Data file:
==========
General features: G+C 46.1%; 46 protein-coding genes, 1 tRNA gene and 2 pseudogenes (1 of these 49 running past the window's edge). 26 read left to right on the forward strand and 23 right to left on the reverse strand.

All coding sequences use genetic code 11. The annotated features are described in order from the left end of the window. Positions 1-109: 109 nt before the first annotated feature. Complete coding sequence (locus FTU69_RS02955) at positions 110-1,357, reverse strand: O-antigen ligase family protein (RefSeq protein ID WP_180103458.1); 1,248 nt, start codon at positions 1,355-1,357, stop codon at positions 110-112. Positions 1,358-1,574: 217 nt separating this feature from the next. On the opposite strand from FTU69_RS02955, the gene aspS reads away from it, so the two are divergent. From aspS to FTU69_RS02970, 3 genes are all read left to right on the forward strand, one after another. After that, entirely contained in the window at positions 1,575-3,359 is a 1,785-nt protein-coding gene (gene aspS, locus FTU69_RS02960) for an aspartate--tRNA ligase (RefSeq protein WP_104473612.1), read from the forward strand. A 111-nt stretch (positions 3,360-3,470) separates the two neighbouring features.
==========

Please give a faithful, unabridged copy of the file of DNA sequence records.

General features: G+C 46.1%; 46 protein-coding genes, 1 tRNA gene and 2 pseudogenes (1 of these 49 running past the window's edge). 26 read left to right on the forward strand and 23 right to left on the reverse strand.

All coding sequences use genetic code 11. The annotated features are described in order from the left end of the window. Positions 1-109: 109 nt before the first annotated feature. Complete coding sequence (locus FTU69_RS02955) at positions 110-1,357, reverse strand: O-antigen ligase family protein (RefSeq protein ID WP_180103458.1); 1,248 nt, start codon at positions 1,355-1,357, stop codon at positions 110-112. Positions 1,358-1,574: 217 nt separating this feature from the next. On the opposite strand from FTU69_RS02955, the gene aspS reads away from it, so the two are divergent. From aspS to FTU69_RS02970, 3 genes are all read left to right on the forward strand, one after another. After that, entirely contained in the window at positions 1,575-3,359 is a 1,785-nt protein-coding gene (gene aspS, locus FTU69_RS02960) for an aspartate--tRNA ligase (RefSeq protein WP_104473612.1), read from the forward strand. A 111-nt stretch (positions 3,360-3,470) separates the two neighbouring features.